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TFA Idaho launches new school mentoring program

Mentor and mentee teachers discuss why they're excited to learn and lead together this year.

September 19, 2022

Michelle and Cassedy

Veteran kindergarten teacher Michelle Salas and second-year Teach For America Idaho corps member Cassedy Spencer both knew from early childhood that they wanted to be teachers when they grew up.

So it almost seemed fated that they would end up working in adjacent kindergarten classrooms at MOSAICS Charter School in Caldwell, with Michelle mentoring as Cassedy began her teaching career.

As this school year begins, Michelle is one of eight teachers across the state participating in TFA Idaho's new School Mentor Leadership Program. Under Idaho law, all new teachers must have a mentor teacher. But there are few parameters specified. Most mentor teachers have to figure out how to squeeze in the extra duty and are not compensated for it.

TFA's program provides a more structured mentor-mentee relationship, with oversight from TFA staff and modest compensation for the mentor teacher. It also carves out time for the mentor teacher to observe her mentee in action.

Daly Hull, TFA Idaho's manager of teacher leadership and development, said the new mentoring program has multiple complementary goals. One, obviously, is to provide novice corps members with seasoned teachers who can support them.

"They'll spend a lot of time in conversations, setting goals, and really thinking through things like, what's working in my classroom, what's not working, and how do I increase my impact for students? Additionally, we hope our corps members feel more supported in their school buildings." She said this could lead to more corps members staying in their schools after their two-year TFA commitment expires.

Daly said there's a parallel benefit for the mentor teachers as well.

"They have all this background knowledge and experience that should be leveraged in their schools," she said." Mentoring gives them more opportunities to be a part of leadership without having to become an administrator if teaching is their passion."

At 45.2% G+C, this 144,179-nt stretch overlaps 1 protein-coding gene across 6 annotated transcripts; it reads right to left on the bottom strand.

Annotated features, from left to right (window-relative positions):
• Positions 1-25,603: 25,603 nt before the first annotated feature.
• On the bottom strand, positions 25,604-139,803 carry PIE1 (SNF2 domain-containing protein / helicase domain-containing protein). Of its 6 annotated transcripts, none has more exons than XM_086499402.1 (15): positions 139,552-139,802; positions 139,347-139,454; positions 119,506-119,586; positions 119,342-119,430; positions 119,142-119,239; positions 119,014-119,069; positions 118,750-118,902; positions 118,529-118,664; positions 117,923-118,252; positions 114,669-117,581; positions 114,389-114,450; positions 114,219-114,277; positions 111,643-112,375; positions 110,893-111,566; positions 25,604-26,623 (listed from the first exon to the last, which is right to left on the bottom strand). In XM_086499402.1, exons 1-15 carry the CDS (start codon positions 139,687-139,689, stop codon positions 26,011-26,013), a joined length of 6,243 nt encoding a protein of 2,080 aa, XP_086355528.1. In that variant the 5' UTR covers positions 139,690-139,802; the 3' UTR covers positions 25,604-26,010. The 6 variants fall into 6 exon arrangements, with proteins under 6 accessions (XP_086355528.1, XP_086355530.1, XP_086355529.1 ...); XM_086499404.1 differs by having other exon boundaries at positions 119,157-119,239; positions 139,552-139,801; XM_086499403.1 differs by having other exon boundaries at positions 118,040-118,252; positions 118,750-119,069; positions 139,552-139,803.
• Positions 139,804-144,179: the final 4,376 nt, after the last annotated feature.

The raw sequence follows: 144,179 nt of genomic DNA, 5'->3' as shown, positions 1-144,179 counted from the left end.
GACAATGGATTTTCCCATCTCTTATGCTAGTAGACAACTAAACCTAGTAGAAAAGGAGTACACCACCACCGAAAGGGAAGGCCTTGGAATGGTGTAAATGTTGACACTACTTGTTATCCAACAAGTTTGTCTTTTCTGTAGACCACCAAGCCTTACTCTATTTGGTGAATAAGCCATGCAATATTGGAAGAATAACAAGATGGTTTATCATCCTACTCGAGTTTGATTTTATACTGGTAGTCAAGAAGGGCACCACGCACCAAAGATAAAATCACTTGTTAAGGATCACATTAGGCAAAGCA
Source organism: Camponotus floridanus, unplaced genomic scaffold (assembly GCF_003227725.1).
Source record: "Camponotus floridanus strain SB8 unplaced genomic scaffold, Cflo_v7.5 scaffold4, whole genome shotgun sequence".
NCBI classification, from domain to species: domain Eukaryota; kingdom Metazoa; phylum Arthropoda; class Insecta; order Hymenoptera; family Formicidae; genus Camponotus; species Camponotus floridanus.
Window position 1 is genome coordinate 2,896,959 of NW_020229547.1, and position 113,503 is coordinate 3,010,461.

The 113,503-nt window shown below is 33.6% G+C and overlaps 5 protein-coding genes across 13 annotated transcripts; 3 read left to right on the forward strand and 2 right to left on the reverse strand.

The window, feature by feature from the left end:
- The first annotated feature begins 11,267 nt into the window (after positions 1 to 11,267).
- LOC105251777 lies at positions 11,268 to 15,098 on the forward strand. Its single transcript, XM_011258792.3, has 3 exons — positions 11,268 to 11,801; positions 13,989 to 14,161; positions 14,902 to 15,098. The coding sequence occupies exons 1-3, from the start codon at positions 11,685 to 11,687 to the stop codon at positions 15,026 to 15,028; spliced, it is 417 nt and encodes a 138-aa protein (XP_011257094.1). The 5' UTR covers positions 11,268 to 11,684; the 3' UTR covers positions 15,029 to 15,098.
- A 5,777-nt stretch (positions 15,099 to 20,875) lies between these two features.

Michelle and Cassedy already had a close, collegial relationship, and Michelle mentored Cassedy last year, so formalizing the arrangement as part of the TFA program made sense to both of them.

"We work well together, and I really enjoyed the mentoring part of teaching," Michelle said. She has acted as a mentor for other teachers at MOSAICS and her previous school, Idaho Arts Charter School in Nampa.

Cassedy said she is grateful to have Michelle mentor her. "Michelle has so much insight, and her experience is so deep, especially when it comes to kindergarten," she said. "I just love being right next door and being able to knock and ask questions when I'm struggling with something."

From Michelle's perspective, mentoring an enthusiastic young teacher like Cassedy is rejuvenating. "With Cassedy being so new, she's so excited about teaching," she said. "After teaching for a while, you lose a little bit of that excitement; you're a little bit more jaded.

Being partners with her has been exciting because it helps me remember to stop and smell the roses. It makes me step back a little bit and see things through her eyes and how exciting teaching can be."